By mid November, the vague "eh" feeling had definite symptoms - blood clots in his legs - but no definite reasons. Cancer was ruled out through a series of tests and scans. Nothing definite showed up anywhere. Mid-December - the 15th - it was determined that he had some kind of cancer. On December 23, it was confirmed as gall bladder cancer. On January 26, he died.
~ ~ ~
During the entire course - from the vague nothingness to the clotting to the lying in a hospital bed plugged in to this, that, and everything else - when asked how he was doing, he would answer "okay" and then immediately turn around and ask, "And how are you doing?"
It was kind of maddening when you're trying to keep an eye on his health and want to find out exactly what his state-of-being was, but he was more interested in finding out what your state-of-being was - he wasn't sidestepping the issue, it was important to him to know how you were doing.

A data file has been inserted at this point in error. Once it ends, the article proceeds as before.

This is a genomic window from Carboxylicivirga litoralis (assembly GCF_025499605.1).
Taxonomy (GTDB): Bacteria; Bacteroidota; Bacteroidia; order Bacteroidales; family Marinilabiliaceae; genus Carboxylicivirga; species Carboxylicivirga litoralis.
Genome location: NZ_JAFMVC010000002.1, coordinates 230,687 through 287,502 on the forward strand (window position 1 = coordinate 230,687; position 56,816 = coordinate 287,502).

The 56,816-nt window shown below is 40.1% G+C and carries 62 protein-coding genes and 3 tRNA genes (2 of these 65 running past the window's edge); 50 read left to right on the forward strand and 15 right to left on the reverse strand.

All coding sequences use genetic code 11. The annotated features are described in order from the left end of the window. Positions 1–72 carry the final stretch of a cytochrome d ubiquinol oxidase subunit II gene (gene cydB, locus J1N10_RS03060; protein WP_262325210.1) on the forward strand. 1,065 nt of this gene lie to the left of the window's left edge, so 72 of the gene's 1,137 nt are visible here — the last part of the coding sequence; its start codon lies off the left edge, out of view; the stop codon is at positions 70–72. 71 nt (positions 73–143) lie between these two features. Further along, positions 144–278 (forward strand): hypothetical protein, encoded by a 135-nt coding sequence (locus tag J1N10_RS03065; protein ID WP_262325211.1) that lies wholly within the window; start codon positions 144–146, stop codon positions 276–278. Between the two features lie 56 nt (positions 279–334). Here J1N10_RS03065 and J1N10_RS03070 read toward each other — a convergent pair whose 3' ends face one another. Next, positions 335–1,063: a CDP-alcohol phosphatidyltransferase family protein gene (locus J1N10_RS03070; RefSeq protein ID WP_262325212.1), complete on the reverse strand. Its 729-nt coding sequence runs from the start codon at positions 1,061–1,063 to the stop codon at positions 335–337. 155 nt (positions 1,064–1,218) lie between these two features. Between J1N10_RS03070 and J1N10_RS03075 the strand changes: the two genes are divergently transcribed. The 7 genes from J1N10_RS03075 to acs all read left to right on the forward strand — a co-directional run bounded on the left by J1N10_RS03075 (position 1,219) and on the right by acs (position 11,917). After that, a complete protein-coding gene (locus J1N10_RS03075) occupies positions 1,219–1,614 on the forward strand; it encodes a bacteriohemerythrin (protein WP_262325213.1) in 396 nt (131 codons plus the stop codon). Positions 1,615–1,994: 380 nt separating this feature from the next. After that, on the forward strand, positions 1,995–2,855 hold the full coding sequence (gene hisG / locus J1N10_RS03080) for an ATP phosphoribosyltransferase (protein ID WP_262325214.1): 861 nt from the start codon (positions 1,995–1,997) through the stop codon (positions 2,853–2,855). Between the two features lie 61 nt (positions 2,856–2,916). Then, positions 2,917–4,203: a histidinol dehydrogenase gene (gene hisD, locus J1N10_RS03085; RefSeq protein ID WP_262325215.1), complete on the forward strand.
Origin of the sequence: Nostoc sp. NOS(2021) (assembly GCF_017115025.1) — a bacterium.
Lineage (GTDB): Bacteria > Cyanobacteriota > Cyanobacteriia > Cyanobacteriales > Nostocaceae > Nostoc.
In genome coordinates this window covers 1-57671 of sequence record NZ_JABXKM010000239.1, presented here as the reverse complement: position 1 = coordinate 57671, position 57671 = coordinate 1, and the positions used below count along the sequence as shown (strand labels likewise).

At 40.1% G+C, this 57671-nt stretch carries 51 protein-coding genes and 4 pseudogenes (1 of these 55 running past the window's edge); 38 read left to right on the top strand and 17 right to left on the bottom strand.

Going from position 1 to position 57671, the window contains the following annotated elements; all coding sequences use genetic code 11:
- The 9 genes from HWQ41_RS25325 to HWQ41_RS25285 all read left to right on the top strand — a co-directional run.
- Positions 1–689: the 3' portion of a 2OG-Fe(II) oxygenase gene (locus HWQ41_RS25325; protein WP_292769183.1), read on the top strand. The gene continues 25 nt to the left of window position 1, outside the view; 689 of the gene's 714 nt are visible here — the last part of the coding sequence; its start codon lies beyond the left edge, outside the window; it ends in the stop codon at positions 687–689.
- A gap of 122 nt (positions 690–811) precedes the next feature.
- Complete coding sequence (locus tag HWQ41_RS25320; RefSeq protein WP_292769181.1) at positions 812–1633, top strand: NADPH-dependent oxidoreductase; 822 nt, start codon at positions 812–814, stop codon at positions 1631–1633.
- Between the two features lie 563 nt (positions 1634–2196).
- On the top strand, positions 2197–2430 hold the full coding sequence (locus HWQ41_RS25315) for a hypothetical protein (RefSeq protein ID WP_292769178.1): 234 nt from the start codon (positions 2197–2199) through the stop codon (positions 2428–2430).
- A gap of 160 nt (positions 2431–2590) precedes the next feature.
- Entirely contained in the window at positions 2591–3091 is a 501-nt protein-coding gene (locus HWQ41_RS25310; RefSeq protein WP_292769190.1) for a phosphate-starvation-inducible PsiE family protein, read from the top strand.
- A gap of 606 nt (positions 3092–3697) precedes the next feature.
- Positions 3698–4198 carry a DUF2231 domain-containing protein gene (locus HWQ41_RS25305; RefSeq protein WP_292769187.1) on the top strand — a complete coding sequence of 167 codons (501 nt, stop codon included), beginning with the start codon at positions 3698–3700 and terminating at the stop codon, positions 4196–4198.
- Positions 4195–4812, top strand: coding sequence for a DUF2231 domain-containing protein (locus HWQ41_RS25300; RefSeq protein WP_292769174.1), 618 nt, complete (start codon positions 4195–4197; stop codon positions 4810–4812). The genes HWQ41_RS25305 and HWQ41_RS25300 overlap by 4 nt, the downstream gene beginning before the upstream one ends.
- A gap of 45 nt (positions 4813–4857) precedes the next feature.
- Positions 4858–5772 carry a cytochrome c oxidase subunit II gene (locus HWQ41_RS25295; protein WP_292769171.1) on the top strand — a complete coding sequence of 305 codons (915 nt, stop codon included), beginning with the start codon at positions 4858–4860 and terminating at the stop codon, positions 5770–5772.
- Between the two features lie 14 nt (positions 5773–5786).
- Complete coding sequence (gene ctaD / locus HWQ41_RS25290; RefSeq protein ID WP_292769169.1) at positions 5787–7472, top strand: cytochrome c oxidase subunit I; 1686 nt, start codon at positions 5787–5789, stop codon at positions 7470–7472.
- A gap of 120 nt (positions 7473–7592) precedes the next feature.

That he was dying, he was well aware... but how were you doing? He wanted to know.
~ ~ ~
I've been thinking about this a lot over the last six months or so. There is really nothing more important, although it may seem like it at times. How we act to others defines who we actually are. How we treat others when things aren't going well for us - even when we're almost dying, up until we are about to die (which happens only once, and can excuse certain behavior) - is far more telling than how we treat others when we're on top of the world, happy as a lark, with nothing but blue skies from now on.
So, how are you doing?